mercredi 13 février 2013


Buddhism has many points in common with Jainism, the religion founded by Mahavira, who is a contemporary of the Buddha and has a history similar to his. Like the Buddha, Mahavira descended from an aristocratic family from the region Vais'ali, abandoned the family thirty years to seek wisdom and salvation as itinerant ascetic and, after twelve years of meditation and penance, gets a revelation. It is not known exactly when Mahavira was born, but it is known that died around 447 BC
The followers of Jainism are called Jains and, just as Buddhists reject the Brahmanical religion and the caste system. The fundamental notion of the Jain philosophy of life is non-violence (Ahimsa), ie, waiver of prejudice in any manner whatsoever any living being, for it is the smallest. The practice of Jain philosophy of life is equally accessible to all, your goal is the purification of the soul to free her from the cycle of reincarnation and this is achieved through constant practice and everyday non-violence.

Jainism has not become as popular as a religion Buddhism, having spread only among a small number of supporters. Even today there are followers of Jainism in India and other countries of the world. It is likely that the great Indian leader Mahatma Gandhi was influenced by the Jain philosophy of non-violence, making it an instrument of resistance to British colonial rule.


Buddhism was founded by Prince Siddhartha Gautama (558-478 BC) belonging to S'akya important clan in northern India (the current region of Nepal). At twenty-nine years, left his family to become a wandering ascetic and seek wisdom. After seven years practicing corporal mortifications and terrible hardships, leaving the ascetic path and attains enlightenment under the Bodhi tree (Buddha in Pali language, means "the awakened one" and Bodhi, the "[a tree] awakening").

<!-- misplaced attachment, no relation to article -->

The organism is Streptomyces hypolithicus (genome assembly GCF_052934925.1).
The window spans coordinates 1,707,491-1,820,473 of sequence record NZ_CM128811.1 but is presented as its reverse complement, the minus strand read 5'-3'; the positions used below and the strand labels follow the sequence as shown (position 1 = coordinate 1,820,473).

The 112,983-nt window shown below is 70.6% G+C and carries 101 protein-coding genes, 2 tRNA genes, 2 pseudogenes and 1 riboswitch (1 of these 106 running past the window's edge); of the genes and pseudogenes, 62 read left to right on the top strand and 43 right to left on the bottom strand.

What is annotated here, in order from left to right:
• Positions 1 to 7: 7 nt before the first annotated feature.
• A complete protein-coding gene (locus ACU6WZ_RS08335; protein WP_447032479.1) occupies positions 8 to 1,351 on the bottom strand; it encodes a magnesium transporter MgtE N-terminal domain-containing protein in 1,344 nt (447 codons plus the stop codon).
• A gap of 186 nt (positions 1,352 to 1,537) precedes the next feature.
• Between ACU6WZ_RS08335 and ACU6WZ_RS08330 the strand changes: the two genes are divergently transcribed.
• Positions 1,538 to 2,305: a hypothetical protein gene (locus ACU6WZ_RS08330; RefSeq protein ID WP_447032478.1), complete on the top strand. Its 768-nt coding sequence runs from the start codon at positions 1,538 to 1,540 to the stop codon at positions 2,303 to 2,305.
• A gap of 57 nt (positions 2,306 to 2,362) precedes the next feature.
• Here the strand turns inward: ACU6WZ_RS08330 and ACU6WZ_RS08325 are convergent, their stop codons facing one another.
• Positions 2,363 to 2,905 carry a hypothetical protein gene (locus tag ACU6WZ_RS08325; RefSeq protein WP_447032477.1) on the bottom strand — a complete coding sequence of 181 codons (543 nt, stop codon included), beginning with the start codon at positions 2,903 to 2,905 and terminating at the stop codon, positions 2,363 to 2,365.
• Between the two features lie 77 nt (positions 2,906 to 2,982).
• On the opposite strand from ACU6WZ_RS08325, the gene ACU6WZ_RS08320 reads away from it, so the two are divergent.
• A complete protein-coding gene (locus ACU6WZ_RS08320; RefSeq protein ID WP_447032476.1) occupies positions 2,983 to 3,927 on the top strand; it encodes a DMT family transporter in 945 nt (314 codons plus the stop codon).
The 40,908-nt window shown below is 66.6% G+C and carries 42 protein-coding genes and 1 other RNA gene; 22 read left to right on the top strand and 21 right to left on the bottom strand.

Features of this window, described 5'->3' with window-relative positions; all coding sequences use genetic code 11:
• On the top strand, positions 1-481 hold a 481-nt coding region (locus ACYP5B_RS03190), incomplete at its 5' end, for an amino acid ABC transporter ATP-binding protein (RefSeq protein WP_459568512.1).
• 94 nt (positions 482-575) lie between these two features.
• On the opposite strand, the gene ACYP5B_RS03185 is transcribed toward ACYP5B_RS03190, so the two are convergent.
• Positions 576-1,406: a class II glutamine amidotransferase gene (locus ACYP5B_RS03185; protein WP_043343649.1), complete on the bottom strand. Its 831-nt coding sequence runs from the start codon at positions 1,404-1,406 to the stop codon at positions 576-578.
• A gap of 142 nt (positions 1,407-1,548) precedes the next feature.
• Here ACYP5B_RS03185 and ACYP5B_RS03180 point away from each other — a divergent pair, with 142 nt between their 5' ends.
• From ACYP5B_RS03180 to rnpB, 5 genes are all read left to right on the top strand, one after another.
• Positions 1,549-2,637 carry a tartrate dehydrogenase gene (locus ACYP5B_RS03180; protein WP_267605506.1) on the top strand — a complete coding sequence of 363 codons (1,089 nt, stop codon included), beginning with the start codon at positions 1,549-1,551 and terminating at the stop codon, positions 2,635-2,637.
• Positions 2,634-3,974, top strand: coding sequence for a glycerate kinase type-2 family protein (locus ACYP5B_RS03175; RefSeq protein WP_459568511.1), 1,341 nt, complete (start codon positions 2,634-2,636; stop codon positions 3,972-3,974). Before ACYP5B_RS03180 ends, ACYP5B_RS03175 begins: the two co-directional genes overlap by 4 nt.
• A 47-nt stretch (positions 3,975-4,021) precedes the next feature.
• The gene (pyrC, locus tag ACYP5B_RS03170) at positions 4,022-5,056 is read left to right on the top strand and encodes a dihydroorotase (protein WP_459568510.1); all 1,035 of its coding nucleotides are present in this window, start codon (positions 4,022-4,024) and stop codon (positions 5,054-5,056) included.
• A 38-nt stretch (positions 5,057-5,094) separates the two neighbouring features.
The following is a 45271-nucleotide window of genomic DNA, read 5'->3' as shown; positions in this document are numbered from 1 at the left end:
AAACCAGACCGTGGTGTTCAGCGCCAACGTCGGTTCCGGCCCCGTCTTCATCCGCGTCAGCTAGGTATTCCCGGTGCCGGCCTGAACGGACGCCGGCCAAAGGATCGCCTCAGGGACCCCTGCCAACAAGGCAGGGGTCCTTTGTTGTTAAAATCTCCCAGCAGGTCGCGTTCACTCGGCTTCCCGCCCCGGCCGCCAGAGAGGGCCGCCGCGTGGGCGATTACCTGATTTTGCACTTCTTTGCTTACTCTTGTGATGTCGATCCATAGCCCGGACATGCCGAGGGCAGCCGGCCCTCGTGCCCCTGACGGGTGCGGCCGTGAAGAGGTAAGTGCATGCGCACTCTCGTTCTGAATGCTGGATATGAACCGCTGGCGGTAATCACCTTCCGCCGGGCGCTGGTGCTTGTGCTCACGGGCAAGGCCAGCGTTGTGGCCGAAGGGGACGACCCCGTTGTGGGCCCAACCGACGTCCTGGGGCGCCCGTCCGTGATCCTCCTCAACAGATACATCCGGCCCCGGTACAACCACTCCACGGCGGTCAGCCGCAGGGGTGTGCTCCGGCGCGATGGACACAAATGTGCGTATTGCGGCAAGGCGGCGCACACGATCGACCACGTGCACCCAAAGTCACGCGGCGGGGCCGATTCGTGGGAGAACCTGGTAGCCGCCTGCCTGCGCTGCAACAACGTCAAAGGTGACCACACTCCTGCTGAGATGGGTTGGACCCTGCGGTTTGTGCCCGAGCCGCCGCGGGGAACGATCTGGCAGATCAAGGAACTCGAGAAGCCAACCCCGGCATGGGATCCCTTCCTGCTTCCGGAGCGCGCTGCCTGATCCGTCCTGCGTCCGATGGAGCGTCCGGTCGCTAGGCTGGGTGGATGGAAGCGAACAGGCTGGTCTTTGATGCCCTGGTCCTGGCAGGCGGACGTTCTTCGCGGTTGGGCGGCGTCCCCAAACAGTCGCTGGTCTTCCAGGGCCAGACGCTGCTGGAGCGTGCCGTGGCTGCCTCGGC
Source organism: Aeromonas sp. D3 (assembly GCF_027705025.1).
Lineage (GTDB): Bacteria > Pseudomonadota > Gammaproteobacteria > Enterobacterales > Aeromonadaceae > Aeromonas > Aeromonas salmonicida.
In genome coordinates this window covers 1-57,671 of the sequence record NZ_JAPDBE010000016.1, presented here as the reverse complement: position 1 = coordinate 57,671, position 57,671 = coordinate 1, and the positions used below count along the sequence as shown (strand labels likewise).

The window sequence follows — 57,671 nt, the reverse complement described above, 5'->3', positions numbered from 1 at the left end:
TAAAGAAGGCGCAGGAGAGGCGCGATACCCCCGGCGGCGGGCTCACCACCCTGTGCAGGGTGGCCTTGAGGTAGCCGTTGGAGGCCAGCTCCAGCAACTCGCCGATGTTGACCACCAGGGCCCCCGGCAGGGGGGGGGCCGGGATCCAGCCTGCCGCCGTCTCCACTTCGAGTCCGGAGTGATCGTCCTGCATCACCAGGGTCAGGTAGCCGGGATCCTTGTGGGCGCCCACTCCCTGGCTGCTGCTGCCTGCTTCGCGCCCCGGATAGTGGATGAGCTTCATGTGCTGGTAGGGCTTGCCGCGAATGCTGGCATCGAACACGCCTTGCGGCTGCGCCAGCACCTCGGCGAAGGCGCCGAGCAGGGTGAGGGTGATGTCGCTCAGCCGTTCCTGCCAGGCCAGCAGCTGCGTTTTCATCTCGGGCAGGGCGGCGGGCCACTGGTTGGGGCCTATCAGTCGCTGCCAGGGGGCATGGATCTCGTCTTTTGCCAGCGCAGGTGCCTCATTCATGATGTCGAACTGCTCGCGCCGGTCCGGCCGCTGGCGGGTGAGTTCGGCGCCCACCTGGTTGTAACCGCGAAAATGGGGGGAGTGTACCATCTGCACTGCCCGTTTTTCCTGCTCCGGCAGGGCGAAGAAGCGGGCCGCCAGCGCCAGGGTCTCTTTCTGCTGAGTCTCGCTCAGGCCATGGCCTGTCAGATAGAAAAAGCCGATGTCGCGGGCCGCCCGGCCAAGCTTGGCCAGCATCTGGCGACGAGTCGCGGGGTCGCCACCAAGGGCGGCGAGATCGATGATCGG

Thereafter, he began to preach the Dharma (a word that means the same time, the law or the universal order, and the doctrine that teaches), bringing together many disciples and followers around him. After Buddha's death, his supporters divided into two schools: the Theravadin of (fans of "small vehicle" Hinayana), for which there is only one Buddha and the way of salvation depends on individual effort, and fans Mahayana ("great Vehicle"), under which there are many Buddhas (bodhisattvas, avatars of the Buddha) which, in compassion, shall provide for the salvation of all beings.

Buddhism, similar to Christianity is a universal religion, ie, is not exclusive to one or another category of people. He has a way of salvation that is basically ethical practices and the adoption of a philosophy of life that seeks to understand and remove the causes of human suffering and is accessible to anyone, regardless of their social status and their birth. Thus, Buddhism gained multitudes of followers mainly in northern India (the region where the Buddha preached) and in East Asia. Later, Buddhism spread to China, Indochina, Korea and Japan, becoming one of the most popular religions in the world. In other words, this is all deceit of the Devil